Post-Conference High

Imagine returning home from a convention such as the World Parks Congress. You have been surrounded by thousands of like-minded individuals for a week straight, listening to inspiring speakers, laughing, crying, and engaging in thought-provoking conversations about global socio-ecological solutions. You return to your 9-5 cubicle and find yourself lecturing co-workers for not recycling their staples and shouting, “Don’t you know how many PPM of CO2 is emitted by taking the elevator to the top floor??” (as you stomp up 37 flights of stairs). – – Okay it isn’t this bad, but you know what I mean right?

The conference high. Commitments are made, hands are shaken and lofty goals are declared. But after the excitement from the World Parks Conference fades away, what will happen? Who will follow through? Will this momentum continue to bring us toward solutions to our social/ecological predicaments? Considering the copious hours of discussion and negotiation surrounding the Kyoto Protocol, it seems as if little action has actually been taken (especially in the US).

However, I am an optimist and I would like to believe that conventions like the WPC are very important to engage conversations, promote cross-cultural understanding, and create movement in the global conservation community.

Let’s check out some products of the congress:

The IUCN Green List of Protected Areas

  • A global standard of excellent protected areas awarded to 23 sites (none in the US)
  • Countries were encouraged to determine protected areas that prevented further species extinction by addressing the IUCN Red List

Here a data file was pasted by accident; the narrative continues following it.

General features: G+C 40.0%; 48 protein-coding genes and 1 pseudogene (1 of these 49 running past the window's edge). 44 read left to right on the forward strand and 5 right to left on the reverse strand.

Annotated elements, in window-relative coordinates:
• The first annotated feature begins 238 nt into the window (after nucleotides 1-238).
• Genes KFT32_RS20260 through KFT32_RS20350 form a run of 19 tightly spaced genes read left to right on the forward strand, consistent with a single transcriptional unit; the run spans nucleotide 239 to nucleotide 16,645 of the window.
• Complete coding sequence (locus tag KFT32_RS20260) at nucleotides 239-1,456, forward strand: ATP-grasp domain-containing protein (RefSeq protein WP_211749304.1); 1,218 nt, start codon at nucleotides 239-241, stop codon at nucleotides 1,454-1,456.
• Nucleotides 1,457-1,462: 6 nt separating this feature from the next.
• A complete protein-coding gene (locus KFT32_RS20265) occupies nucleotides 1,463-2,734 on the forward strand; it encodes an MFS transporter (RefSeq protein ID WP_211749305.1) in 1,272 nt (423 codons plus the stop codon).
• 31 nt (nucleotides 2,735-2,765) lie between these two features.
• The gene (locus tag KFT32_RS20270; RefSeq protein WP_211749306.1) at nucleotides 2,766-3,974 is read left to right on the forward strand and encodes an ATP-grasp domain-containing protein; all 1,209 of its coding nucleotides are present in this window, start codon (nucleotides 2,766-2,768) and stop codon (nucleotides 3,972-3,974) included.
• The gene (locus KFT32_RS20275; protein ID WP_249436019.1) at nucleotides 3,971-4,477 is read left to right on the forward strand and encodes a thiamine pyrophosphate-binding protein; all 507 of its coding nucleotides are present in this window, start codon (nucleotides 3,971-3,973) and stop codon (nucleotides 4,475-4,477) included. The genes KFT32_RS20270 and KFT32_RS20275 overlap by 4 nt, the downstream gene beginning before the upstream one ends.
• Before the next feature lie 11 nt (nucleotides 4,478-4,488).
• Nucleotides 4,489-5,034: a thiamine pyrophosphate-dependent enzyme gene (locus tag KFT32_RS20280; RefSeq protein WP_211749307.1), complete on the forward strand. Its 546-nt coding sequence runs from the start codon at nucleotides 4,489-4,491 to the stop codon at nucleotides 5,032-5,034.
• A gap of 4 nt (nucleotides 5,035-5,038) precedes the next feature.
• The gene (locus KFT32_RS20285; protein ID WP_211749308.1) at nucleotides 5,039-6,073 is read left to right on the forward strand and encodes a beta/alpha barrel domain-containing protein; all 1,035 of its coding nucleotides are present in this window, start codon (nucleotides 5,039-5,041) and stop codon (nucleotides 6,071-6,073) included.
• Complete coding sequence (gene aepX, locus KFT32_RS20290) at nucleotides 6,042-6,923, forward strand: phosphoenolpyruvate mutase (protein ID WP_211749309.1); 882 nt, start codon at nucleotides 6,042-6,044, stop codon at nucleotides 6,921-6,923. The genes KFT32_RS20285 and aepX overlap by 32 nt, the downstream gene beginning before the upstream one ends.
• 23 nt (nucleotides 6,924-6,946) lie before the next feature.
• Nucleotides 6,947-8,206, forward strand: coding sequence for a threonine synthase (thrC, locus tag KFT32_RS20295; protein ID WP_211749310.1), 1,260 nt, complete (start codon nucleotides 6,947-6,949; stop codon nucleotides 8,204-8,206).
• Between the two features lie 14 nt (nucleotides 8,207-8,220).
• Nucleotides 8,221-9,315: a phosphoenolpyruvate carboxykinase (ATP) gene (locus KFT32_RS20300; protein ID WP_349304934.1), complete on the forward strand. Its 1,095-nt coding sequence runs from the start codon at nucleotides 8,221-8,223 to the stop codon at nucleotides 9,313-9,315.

• Here are some examples of country commitments (click here to see more):
    • China committed to increase its protected areas territory by at least 20% and its forest area by 40 million hectares.
    • Gabon committed to protecting 23% of its marine waters.
    • Canada committed to protect 600,000 square km from industrial activity to conserve biodiversity.

US and Kiribati Sign Historic Cooperative Arrangement

  • Agreeing to support research and conservation actions for 490,000 square nautical miles in the Pacific Remote Islands
  • Activities include scientific research, law enforcement, the removal of shipwrecks, conservation of seabirds, and eradication of non-native species.
  • Click here for more information about collaborative work on this protected area.

 The Durban Accord

  • Discusses desired outcomes and related targets that reflect the main themes of the WPC
  • Specifically addresses commitments to protect biodiversity through protected areas, secure the rights of indigenous people, and empower youth
  • Outlines targets, goals and an implementation plan.
  • Click here for a full report on the Durban Accord and the WPC outcomes and recommendations

As you can see, important conversations, negotiations and commitments were made at the World Parks Congress. Hopefully global nations will hold each other socially accountable to follow through with their public commitments. The WPC was important to facilitate understanding and a common vision to align goals and encourage collaboration. I am excited to continue to follow reports that are released after the congress to see the fruit of these inspiring discussions.

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